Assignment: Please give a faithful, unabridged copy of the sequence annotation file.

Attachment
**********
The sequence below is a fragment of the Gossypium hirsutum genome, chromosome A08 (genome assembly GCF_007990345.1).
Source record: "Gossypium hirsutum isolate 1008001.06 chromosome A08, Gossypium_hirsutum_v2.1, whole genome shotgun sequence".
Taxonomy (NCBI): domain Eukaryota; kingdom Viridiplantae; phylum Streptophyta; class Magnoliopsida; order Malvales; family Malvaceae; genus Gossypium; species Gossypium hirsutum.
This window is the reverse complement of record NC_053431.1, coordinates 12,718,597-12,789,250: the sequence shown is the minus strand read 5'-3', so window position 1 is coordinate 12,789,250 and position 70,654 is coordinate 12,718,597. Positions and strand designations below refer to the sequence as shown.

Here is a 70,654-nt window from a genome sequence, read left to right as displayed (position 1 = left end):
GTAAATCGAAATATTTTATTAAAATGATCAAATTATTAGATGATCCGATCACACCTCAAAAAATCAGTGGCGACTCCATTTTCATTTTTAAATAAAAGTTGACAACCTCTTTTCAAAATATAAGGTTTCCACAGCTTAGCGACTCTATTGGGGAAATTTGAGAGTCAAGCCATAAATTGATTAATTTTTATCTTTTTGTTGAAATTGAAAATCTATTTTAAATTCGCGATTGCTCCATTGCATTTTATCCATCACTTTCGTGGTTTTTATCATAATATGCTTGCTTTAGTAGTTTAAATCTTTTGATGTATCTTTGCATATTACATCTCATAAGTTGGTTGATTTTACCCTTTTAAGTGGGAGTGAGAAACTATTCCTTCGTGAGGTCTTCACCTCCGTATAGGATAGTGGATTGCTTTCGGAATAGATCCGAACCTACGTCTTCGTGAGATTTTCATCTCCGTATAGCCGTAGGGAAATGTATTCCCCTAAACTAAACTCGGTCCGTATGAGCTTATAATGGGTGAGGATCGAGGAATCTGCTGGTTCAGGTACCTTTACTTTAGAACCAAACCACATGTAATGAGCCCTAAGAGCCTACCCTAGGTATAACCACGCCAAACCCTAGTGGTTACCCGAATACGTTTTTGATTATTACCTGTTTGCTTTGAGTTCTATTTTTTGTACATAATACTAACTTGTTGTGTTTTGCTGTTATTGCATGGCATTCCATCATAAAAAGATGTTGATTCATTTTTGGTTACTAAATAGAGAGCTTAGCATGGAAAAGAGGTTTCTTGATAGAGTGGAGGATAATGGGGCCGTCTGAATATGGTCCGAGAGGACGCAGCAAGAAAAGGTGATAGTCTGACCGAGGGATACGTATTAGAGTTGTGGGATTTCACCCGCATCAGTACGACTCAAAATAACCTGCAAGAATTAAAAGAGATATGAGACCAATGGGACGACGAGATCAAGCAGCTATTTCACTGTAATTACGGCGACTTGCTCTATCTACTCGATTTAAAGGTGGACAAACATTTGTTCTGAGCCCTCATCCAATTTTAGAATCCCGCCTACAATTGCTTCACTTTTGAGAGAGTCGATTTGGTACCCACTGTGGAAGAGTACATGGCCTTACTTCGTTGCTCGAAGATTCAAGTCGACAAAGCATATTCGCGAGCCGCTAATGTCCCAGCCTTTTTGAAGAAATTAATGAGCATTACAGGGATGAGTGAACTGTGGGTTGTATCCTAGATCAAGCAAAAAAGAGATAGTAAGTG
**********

The sequence below is a fragment of the Gossypium hirsutum genome, chromosome A08 (genome assembly GCF_007990345.1).
Source record: "Gossypium hirsutum isolate 1008001.06 chromosome A08, Gossypium_hirsutum_v2.1, whole genome shotgun sequence".
Taxonomy (NCBI): domain Eukaryota; kingdom Viridiplantae; phylum Streptophyta; class Magnoliopsida; order Malvales; family Malvaceae; genus Gossypium; species Gossypium hirsutum.
This window is the reverse complement of record NC_053431.1, coordinates 12,718,597-12,789,250: the sequence shown is the minus strand read 5'-3', so window position 1 is coordinate 12,789,250 and position 70,654 is coordinate 12,718,597. Positions and strand designations below refer to the sequence as shown.

Here is a 70,654-nt window from a genome sequence, read left to right as displayed (position 1 = left end):
GTAAATCGAAATATTTTATTAAAATGATCAAATTATTAGATGATCCGATCACACCTCAAAAAATCAGTGGCGACTCCATTTTCATTTTTAAATAAAAGTTGACAACCTCTTTTCAAAATATAAGGTTTCCACAGCTTAGCGACTCTATTGGGGAAATTTGAGAGTCAAGCCATAAATTGATTAATTTTTATCTTTTTGTTGAAATTGAAAATCTATTTTAAATTCGCGATTGCTCCATTGCATTTTATCCATCACTTTCGTGGTTTTTATCATAATATGCTTGCTTTAGTAGTTTAAATCTTTTGATGTATCTTTGCATATTACATCTCATAAGTTGGTTGATTTTACCCTTTTAAGTGGGAGTGAGAAACTATTCCTTCGTGAGGTCTTCACCTCCGTATAGGATAGTGGATTGCTTTCGGAATAGATCCGAACCTACGTCTTCGTGAGATTTTCATCTCCGTATAGCCGTAGGGAAATGTATTCCCCTAAACTAAACTCGGTCCGTATGAGCTTATAATGGGTGAGGATCGAGGAATCTGCTGGTTCAGGTACCTTTACTTTAGAACCAAACCACATGTAATGAGCCCTAAGAGCCTACCCTAGGTATAACCACGCCAAACCCTAGTGGTTACCCGAATACGTTTTTGATTATTACCTGTTTGCTTTGAGTTCTATTTTTTGTACATAATACTAACTTGTTGTGTTTTGCTGTTATTGCATGGCATTCCATCATAAAAAGATGTTGATTCATTTTTGGTTACTAAATAGAGAGCTTAGCATGGAAAAGAGGTTTCTTGATAGAGTGGAGGATAATGGGGCCGTCTGAATATGGTCCGAGAGGACGCAGCAAGAAAAGGTGATAGTCTGACCGAGGGATACGTATTAGAGTTGTGGGATTTCACCCGCATCAGTACGACTCAAAATAACCTGCAAGAATTAAAAGAGATATGAGACCAATGGGACGACGAGATCAAGCAGCTATTTCACTGTAATTACGGCGACTTGCTCTATCTACTCGATTTAAAGGTGGACAAACATTTGTTCTGAGCCCTCATCCAATTTTAGAATCCCGCCTACAATTGCTTCACTTTTGAGAGAGTCGATTTGGTACCCACTGTGGAAGAGTACATGGCCTTACTTCGTTGCTCGAAGATTCAAGTCGACAAAGCATATTCGCGAGCCGCTAATGTCCCAGCCTTTTTGAAGAAATTAATGAGCATTACAGGGATGAGTGAACTGTGGGTTGTATCCTAGATCAAGCAAAAAAGAGATAGTAAGTG